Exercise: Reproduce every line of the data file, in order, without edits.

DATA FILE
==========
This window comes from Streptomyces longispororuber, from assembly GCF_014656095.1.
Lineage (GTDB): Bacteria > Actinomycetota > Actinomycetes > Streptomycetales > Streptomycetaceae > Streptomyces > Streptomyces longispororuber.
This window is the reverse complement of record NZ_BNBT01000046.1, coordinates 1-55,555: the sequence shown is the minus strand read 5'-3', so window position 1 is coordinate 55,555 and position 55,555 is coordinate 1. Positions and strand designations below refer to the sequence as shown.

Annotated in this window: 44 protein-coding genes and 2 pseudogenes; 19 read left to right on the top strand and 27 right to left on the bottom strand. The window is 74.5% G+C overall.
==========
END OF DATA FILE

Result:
This window comes from Streptomyces longispororuber, from assembly GCF_014656095.1.
Lineage (GTDB): Bacteria > Actinomycetota > Actinomycetes > Streptomycetales > Streptomycetaceae > Streptomyces > Streptomyces longispororuber.
This window is the reverse complement of record NZ_BNBT01000046.1, coordinates 1-55,555: the sequence shown is the minus strand read 5'-3', so window position 1 is coordinate 55,555 and position 55,555 is coordinate 1. Positions and strand designations below refer to the sequence as shown.

Annotated in this window: 44 protein-coding genes and 2 pseudogenes; 19 read left to right on the top strand and 27 right to left on the bottom strand. The window is 74.5% G+C overall.